The 840 mile-long coast of California is notable for beaches, surf, rocky remoteness, elephant seals, tiny shacks and extravagant mansions, tawdry strips of touristy attractions and genteel (dare we say pretentious?) enclaves of the wealthy.
And there are piers, several dozen: fishing piers, amusement piers, piers built for whaling ships, logging, freight or passengers. They vary in length from Santa Cruz Municipal Wharf — 2,745 feet — to Malibu’s 780 feet. I wrote about Malibu HERE, and more recently, about Redondo Beach Pier, HERE. Somewhere in the middle of the list at 953 feet is the wooden fishing pier at Cayucos, which is on the northern portion of Morro Bay, about halfway between Los Angeles and San Francisco.
There’s not much to do by 21st-Century interactive involvement standards: you walk out on it, look, and walk back.
There’s no restaurant, ferris wheel or aquarium, as on some piers. Still, there’s something innately irresistible about walking out over the ocean, beyond the surf, to turn back and look at the town, or along the coast, or simply to gaze out into the Pacific. We are, after all, as Melville said, water-gazers.
Here’s the view of Cayucos, population about 2,600, from the pier, fronted by the beach, the brown hills of the California Central Coast rising behind it.
Not far north is Cambria, and, just beyond that, 20 miles from Cayucos, is San Simeon and the astounding Hearst Castle (we’ll visit there in a future post). Visible 5 miles to the south in clear weather is massive Morro Rock (“Gibraltar of the Pacific,” 581 feet high), although it was partially shrouded in fog when we visited earlier this week. (At low tide, you can walk or run the beach there).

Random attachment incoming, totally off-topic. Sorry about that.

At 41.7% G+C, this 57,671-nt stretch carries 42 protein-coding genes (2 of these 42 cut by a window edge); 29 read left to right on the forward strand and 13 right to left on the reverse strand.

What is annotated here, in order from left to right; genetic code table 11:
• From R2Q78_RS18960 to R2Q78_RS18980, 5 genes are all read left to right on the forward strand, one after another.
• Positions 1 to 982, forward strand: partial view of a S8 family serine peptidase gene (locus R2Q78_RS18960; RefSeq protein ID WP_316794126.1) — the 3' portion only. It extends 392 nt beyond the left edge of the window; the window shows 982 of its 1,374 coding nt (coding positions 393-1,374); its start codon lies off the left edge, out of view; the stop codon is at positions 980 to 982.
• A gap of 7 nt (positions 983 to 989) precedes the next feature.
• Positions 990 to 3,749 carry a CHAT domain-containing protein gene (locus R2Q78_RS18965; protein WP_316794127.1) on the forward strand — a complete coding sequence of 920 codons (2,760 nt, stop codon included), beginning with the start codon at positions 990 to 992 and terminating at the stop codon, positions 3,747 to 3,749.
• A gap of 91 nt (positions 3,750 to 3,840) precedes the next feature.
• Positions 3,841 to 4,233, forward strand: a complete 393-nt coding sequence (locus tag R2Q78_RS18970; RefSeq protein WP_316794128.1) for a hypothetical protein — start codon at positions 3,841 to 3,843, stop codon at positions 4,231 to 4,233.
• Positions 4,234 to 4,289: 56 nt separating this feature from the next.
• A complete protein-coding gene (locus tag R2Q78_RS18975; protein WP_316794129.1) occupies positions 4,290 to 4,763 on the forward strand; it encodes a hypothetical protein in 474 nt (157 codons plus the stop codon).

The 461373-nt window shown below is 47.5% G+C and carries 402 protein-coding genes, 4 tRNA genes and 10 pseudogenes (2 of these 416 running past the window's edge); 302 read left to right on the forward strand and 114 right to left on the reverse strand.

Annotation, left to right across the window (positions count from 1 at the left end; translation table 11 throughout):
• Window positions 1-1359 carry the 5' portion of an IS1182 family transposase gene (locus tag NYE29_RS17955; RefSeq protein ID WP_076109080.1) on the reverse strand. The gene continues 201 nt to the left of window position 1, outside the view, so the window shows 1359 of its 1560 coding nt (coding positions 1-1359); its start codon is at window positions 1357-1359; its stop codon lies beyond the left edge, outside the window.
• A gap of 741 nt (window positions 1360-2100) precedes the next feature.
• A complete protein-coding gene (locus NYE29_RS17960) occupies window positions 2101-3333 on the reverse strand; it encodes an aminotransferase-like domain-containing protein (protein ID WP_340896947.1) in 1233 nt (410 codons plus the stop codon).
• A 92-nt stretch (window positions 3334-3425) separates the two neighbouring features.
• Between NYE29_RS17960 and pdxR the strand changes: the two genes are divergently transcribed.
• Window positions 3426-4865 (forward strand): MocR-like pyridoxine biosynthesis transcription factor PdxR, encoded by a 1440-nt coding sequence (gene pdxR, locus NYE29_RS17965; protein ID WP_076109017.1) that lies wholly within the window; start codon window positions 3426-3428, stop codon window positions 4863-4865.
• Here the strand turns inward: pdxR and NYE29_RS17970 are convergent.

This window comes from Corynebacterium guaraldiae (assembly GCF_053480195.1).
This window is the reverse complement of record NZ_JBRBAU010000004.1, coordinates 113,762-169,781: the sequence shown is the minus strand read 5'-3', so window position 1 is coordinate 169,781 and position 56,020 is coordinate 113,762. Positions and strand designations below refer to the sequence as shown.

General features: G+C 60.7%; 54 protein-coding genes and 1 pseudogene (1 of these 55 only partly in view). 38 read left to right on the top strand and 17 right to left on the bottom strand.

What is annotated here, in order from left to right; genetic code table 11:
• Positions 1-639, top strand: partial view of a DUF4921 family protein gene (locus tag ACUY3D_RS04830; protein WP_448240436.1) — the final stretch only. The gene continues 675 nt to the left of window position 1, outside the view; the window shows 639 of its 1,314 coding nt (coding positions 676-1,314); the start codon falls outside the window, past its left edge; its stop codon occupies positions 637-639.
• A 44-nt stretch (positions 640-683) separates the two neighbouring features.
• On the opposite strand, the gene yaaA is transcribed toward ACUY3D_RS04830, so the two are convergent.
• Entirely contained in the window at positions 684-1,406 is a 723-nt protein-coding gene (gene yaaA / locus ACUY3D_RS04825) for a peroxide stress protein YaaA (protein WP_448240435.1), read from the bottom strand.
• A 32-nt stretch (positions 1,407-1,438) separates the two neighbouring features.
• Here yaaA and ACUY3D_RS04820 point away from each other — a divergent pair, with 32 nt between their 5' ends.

The pier’s had a tempestuous history. The original pier from the 1870s was destroyed in a storm, and the present-day one is a replacement.
You can walk along the main drag of Cayucos, shopping for trinkets or beach glass or antiques. There are no traffic signals, and the beach traffic tradition that motorists WILL stop for pedestrians applies. Longtime Californians tell us that used to to be the case in beach towns all up and down the coast, but it’s no longer the rule. Cheers to the citizens and visitors to Cayucos for remembering.
All beach towns offer a variety of food, and Cayucos has its share. At the very foot of the pier, duck into Duckie’s Chowder House, where they serve sandwiches, a variety of seafood, including fish and chips, and BOTH white and red clam chowder. We can vouch for the red from personal experience. Even slammed by a Memorial Day throng, they were bringing the fish, chips and chowder out of the kitchen at an impressive rate, and we barely had time to enjoy the view of the pier out the window before we were chowing down.
For dessert, stroll a couple blocks south and stop in and see the Pie Man.
I had his best-seller: apple caramel cinnamon, and The Counselor had cherry pie. Both delicious, not only for the filling, but the crust, too (any devoted pie person will tell you the crust is the test).
Were there world enough and time, we’d have tried one of the ones topped with meringue, too.
Well worth seeking out. The Pie Man, himself, is a delight to speak to. Ask him about the pie-making craft, and you’ll go to school on pie-making.
Whether you’re visiting Paso Robles, San Luis Obispo, Pismo Beach or Hearst Castle, Cayucos might be worth an hour’s break to jump off U.S. Route 1 and gaze at the water.
© Brad Nixon 2016